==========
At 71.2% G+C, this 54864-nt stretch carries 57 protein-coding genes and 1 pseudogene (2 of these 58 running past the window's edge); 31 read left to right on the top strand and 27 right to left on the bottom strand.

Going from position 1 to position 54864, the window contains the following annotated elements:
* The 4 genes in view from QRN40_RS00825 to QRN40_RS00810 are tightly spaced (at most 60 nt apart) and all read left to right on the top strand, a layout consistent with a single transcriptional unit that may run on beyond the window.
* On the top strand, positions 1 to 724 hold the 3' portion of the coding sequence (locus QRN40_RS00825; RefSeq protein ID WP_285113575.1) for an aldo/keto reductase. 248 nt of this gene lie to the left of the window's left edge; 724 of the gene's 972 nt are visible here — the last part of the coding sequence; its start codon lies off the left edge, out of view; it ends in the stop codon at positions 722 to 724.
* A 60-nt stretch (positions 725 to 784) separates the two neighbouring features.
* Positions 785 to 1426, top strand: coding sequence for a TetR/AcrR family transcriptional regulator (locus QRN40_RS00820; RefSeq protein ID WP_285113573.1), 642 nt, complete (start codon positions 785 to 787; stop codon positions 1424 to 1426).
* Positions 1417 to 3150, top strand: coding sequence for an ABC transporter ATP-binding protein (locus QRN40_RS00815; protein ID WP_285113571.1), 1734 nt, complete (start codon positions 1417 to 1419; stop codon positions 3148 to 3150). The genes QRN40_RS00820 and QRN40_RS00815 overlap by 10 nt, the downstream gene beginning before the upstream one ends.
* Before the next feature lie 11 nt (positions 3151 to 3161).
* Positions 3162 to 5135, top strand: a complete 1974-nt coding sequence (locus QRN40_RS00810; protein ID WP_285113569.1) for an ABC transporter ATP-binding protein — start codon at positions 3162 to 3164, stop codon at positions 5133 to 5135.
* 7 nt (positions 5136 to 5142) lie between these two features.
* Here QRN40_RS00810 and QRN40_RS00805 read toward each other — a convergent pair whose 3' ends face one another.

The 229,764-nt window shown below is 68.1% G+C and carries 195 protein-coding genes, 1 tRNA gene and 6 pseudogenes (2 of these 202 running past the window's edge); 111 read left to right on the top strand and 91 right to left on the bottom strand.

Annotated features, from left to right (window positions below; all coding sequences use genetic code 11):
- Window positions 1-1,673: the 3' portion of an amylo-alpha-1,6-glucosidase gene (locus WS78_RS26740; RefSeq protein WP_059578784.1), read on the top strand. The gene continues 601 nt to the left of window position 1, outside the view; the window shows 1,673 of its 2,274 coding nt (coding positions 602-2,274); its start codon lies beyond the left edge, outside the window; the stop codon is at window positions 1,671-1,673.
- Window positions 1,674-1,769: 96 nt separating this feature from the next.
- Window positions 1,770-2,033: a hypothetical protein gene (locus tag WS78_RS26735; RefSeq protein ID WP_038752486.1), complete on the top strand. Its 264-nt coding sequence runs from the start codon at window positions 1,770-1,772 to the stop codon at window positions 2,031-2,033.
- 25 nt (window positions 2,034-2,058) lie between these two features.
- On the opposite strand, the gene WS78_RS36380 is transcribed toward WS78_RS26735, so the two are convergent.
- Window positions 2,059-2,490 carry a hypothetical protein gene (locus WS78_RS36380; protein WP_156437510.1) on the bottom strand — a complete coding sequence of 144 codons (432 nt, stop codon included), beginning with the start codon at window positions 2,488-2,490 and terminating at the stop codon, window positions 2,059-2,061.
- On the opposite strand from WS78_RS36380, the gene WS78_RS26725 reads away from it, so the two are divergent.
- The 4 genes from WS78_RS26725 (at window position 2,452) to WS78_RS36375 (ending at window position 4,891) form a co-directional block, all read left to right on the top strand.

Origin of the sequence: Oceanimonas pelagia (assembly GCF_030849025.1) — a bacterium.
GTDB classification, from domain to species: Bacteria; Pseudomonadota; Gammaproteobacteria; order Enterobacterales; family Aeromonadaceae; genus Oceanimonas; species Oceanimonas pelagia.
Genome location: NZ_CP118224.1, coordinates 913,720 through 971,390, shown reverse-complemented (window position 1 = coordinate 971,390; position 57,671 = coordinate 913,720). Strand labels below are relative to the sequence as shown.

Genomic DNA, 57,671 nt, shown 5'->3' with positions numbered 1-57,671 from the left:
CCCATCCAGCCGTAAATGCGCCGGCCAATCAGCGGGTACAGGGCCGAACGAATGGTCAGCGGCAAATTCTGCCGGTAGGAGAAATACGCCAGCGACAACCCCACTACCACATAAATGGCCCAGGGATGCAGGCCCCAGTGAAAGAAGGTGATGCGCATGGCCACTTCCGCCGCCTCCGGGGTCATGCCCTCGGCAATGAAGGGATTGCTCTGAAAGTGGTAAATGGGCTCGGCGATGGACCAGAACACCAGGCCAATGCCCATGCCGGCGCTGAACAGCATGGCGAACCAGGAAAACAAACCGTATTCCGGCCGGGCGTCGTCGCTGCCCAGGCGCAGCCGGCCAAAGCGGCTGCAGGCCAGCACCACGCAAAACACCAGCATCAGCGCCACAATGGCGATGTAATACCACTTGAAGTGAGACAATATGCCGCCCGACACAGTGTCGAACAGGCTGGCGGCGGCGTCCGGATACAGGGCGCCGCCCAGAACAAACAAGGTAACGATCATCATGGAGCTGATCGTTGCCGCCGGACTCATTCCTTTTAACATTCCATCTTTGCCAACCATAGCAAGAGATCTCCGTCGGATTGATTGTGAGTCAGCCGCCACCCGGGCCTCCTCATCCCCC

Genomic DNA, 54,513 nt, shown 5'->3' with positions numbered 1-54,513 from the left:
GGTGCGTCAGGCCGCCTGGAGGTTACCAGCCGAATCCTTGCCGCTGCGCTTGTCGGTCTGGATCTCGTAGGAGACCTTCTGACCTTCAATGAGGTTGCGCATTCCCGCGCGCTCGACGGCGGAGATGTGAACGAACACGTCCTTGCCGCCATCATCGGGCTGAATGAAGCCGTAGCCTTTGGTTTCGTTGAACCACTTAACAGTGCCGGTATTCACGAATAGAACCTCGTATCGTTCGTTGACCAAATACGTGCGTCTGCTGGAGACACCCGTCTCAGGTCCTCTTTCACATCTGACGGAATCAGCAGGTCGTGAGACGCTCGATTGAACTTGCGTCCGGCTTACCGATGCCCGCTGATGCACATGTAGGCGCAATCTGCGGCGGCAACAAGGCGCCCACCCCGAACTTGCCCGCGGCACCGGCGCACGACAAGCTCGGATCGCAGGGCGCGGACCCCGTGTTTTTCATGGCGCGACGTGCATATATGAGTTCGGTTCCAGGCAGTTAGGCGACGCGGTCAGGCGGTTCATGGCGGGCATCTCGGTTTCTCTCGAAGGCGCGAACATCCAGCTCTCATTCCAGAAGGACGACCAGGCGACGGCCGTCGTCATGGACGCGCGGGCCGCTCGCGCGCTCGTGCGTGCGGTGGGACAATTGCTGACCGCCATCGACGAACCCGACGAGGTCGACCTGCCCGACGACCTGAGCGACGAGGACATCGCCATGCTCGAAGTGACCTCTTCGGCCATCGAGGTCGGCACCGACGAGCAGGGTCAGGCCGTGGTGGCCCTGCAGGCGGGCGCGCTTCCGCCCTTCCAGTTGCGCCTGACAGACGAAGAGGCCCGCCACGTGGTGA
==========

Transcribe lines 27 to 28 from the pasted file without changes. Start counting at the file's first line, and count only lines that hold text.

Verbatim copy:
Genomic DNA, 54,513 nt, shown 5'->3' with positions numbered 1-54,513 from the left:
GGTGCGTCAGGCCGCCTGGAGGTTACCAGCCGAATCCTTGCCGCTGCGCTTGTCGGTCTGGATCTCGTAGGAGACCTTCTGACCTTCAATGAGGTTGCGCATTCCCGCGCGCTCGACGGCGGAGATGTGAACGAACACGTCCTTGCCGCCATCATCGGGCTGAATGAAGCCGTAGCCTTTGGTTTCGTTGAACCACTTAACAGTGCCGGTATTCACGAATAGAACCTCGTATCGTTCGTTGACCAAATACGTGCGTCTGCTGGAGACACCCGTCTCAGGTCCTCTTTCACATCTGACGGAATCAGCAGGTCGTGAGACGCTCGATTGAACTTGCGTCCGGCTTACCGATGCCCGCTGATGCACATGTAGGCGCAATCTGCGGCGGCAACAAGGCGCCCACCCCGAACTTGCCCGCGGCACCGGCGCACGACAAGCTCGGATCGCAGGGCGCGGACCCCGTGTTTTTCATGGCGCGACGTGCATATATGAGTTCGGTTCCAGGCAGTTAGGCGACGCGGTCAGGCGGTTCATGGCGGGCATCTCGGTTTCTCTCGAAGGCGCGAACATCCAGCTCTCATTCCAGAAGGACGACCAGGCGACGGCCGTCGTCATGGACGCGCGGGCCGCTCGCGCGCTCGTGCGTGCGGTGGGACAATTGCTGACCGCCATCGACGAACCCGACGAGGTCGACCTGCCCGACGACCTGAGCGACGAGGACATCGCCATGCTCGAAGTGACCTCTTCGGCCATCGAGGTCGGCACCGACGAGCAGGGTCAGGCCGTGGTGGCCCTGCAGGCGGGCGCGCTTCCGCCCTTCCAGTTGCGCCTGACAGACGAAGAGGCCCGCCACGTGGTGA